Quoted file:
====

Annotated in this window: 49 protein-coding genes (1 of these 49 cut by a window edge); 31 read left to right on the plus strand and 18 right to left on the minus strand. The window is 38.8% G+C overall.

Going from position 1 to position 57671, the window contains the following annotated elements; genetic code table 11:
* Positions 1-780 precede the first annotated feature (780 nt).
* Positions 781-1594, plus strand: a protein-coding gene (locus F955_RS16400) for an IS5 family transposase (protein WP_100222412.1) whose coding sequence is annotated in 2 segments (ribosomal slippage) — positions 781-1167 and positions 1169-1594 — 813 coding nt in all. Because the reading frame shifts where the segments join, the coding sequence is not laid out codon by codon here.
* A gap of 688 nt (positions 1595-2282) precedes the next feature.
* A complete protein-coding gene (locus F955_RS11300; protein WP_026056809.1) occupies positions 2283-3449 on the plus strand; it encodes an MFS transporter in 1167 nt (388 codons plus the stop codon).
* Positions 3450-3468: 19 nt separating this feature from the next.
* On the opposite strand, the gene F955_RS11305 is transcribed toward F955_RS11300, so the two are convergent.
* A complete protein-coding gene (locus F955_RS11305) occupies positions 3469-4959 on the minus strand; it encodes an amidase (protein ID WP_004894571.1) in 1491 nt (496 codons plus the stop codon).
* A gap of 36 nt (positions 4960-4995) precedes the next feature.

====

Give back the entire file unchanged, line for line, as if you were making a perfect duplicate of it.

Annotated in this window: 49 protein-coding genes (1 of these 49 cut by a window edge); 31 read left to right on the plus strand and 18 right to left on the minus strand. The window is 38.8% G+C overall.

Going from position 1 to position 57671, the window contains the following annotated elements; genetic code table 11:
* Positions 1-780 precede the first annotated feature (780 nt).
* Positions 781-1594, plus strand: a protein-coding gene (locus F955_RS16400) for an IS5 family transposase (protein WP_100222412.1) whose coding sequence is annotated in 2 segments (ribosomal slippage) — positions 781-1167 and positions 1169-1594 — 813 coding nt in all. Because the reading frame shifts where the segments join, the coding sequence is not laid out codon by codon here.
* A gap of 688 nt (positions 1595-2282) precedes the next feature.
* A complete protein-coding gene (locus F955_RS11300; protein WP_026056809.1) occupies positions 2283-3449 on the plus strand; it encodes an MFS transporter in 1167 nt (388 codons plus the stop codon).
* Positions 3450-3468: 19 nt separating this feature from the next.
* On the opposite strand, the gene F955_RS11305 is transcribed toward F955_RS11300, so the two are convergent.
* A complete protein-coding gene (locus F955_RS11305) occupies positions 3469-4959 on the minus strand; it encodes an amidase (protein ID WP_004894571.1) in 1491 nt (496 codons plus the stop codon).
* A gap of 36 nt (positions 4960-4995) precedes the next feature.